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Chick growth? Or no growth in this case--everyone's ready to move outdoors except Tiny

 
Galadriel Freden
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As detailed in another thread http://www.permies.com/t/55178/chickens/critters/chicks-dying, I've had a very rocky time raising chicks this spring. It was so easy our first time! This year, not so much.

I've got five chicks, aged about 10-11 weeks, various unknown breeds. Three are normal sized, two are bantams. I've never had bantams before, and both our little surviving ones have had a tough run of it (we also had several bantam chicks die, described in the thread above). Right now we have one growing, finally, after a period of losing her feathers and having a perpetually swollen crop (now back to normal). She's just about fully feathered like her normal sized broodmates at last, and while not as big, she can at least hold her own. However, the other bantam is still far behind both her and the others. He's not yet fully feathered, and although he's grown a little, he's actually not much bigger than when we got him at 5 days old. He's lively enough, and eats and drinks just fine, and can do everything the big ones do. He's just so small and less feathered.

I'm worried that he won't be able to stay warm when they move outdoors. The big chicks are really ready to live out there now, as they're just too big for the brooder. At the moment they sleep in it at night, and go outdoors during the day. The bigger bantam is big enough and feathery enough that I'm not concerned about her. But Tiny bantam is so vulnerable, and he can't sleep alone in the brooder--that would be too unkind.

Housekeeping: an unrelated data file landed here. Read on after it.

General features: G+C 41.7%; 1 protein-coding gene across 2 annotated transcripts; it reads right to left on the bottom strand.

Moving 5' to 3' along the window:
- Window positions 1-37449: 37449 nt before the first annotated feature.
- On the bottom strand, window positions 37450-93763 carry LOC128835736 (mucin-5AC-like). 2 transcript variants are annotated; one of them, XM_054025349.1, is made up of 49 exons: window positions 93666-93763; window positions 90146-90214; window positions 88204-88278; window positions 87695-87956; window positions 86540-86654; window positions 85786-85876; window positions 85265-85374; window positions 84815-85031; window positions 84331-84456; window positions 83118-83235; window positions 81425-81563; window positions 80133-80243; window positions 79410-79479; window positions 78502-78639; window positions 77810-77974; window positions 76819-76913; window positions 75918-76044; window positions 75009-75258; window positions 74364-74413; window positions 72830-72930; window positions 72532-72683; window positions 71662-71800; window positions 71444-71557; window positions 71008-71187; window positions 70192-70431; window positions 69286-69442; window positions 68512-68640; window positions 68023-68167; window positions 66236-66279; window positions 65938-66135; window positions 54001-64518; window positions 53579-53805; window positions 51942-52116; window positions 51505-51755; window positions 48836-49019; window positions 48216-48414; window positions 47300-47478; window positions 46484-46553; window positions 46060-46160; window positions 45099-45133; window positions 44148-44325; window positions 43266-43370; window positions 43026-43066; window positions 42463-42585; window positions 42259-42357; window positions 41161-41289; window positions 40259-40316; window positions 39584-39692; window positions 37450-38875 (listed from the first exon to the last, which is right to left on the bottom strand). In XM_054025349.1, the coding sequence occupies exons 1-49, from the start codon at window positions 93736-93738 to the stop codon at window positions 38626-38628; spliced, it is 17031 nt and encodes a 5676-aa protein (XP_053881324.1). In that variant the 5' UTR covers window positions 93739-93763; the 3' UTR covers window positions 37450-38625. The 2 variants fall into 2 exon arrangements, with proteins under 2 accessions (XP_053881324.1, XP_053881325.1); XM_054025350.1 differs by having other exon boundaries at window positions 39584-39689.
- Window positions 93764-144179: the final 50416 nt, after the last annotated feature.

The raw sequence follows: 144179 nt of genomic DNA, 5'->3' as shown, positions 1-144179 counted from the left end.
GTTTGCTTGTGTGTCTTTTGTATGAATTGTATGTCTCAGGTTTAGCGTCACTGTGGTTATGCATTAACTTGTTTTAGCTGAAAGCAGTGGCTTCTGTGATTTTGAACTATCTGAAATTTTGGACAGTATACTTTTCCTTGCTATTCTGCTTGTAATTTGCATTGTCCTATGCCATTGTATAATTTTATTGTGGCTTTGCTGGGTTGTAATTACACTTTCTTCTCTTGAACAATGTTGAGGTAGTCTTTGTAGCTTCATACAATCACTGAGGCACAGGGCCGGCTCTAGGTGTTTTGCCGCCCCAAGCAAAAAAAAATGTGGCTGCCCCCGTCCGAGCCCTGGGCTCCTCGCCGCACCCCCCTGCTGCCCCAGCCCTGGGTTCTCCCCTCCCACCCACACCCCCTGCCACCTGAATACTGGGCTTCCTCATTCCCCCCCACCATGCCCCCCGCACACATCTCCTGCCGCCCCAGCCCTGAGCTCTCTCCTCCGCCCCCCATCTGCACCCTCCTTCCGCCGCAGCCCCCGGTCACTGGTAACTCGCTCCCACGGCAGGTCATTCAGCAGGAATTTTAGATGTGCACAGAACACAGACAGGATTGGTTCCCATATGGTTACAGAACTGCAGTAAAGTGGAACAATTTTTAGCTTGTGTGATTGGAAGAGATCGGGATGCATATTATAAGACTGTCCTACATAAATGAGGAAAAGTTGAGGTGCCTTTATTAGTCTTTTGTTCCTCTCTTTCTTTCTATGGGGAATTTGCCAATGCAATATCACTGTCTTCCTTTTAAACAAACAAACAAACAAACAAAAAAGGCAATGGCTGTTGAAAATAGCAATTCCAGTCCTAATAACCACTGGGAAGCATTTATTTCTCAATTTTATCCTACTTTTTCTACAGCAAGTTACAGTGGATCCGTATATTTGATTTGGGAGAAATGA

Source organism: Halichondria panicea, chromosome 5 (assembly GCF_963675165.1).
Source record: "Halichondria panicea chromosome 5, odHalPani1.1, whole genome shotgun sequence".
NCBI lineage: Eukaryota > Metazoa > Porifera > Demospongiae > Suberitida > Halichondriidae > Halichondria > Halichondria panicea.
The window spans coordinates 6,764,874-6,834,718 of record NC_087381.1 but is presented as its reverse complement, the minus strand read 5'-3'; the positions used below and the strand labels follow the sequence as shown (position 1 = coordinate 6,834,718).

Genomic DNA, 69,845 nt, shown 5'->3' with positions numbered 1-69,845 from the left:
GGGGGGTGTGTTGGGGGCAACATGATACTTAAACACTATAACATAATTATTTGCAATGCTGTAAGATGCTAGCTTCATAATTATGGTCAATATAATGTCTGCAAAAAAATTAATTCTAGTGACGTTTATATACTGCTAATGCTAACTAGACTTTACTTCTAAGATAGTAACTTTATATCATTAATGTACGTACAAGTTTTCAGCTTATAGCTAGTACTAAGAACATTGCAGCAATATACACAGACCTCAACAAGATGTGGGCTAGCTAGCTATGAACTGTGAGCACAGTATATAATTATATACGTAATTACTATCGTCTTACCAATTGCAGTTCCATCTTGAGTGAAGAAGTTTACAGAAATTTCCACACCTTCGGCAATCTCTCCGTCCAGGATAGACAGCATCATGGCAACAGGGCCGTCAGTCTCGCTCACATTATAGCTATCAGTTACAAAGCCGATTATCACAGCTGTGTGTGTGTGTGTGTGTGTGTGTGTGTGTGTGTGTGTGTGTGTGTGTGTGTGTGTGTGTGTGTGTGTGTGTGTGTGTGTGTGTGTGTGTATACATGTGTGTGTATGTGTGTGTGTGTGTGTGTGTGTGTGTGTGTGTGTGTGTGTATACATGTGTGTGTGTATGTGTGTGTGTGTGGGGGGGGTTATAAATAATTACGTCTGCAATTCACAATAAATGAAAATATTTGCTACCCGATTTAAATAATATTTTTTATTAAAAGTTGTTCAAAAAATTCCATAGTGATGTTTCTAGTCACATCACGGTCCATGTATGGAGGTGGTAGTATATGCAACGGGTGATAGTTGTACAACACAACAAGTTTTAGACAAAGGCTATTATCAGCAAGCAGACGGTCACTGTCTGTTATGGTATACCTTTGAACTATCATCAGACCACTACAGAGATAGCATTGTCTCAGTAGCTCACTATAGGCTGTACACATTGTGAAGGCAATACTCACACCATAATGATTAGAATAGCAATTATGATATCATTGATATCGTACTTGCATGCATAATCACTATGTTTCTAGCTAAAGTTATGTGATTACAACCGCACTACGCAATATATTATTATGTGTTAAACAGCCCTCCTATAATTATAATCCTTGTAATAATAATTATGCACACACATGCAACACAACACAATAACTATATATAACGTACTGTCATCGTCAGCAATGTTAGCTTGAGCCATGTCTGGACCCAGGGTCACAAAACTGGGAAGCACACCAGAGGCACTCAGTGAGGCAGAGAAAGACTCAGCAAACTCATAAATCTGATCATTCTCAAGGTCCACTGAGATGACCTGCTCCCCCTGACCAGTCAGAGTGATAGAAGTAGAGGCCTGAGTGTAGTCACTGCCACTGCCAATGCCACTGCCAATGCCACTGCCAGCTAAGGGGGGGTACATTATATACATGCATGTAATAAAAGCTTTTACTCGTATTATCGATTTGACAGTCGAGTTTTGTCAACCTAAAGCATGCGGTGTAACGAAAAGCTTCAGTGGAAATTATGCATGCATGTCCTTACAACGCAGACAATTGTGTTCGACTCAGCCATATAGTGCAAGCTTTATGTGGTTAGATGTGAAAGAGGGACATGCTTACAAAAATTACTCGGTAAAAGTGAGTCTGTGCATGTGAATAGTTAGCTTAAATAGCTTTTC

Any suggestions (or commiserations) are welcome. I'm ready to get these chicks outdoors permanently; they're ready too, except Tiny.
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Tiny chick and big black chick
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Tiny chick in all his glory--big black chick wants to eat camera
 
Tyler Ludens
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Can Tiny and the other bantam live together in a more protected space than the other chicks? I have a mixed batch of chicks and lately I've been sorting them by size, not by age.
 
Galadriel Freden
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Tyler Ludens wrote:Can Tiny and the other bantam live together in a more protected space than the other chicks? I have a mixed batch of chicks and lately I've been sorting them by size, not by age.


Hmm, a possibility. I don't really want to split them up as there are only five, but maybe their outdoor house can be modified slightly...

Their outdoor house (temporary) is a rabbit hutch, and it's pretty drafty. I've put a smaller box--cardboard, filled with straw--in the most sheltered part, in the hopes that they can cuddle up out of the draft. Don't know if they will, though. We'd decided that tomorrow (1st of June) is moving day, and it's really past time for the big chicks. In the morning when I come down to take them outside, they're tearing up the sheets of newspaper on their floor in frustration. When I put them out, they run up and down the ramp to the grass, scratch around, chase each other...they love it out there. Except Tiny!
 
Tyler Ludens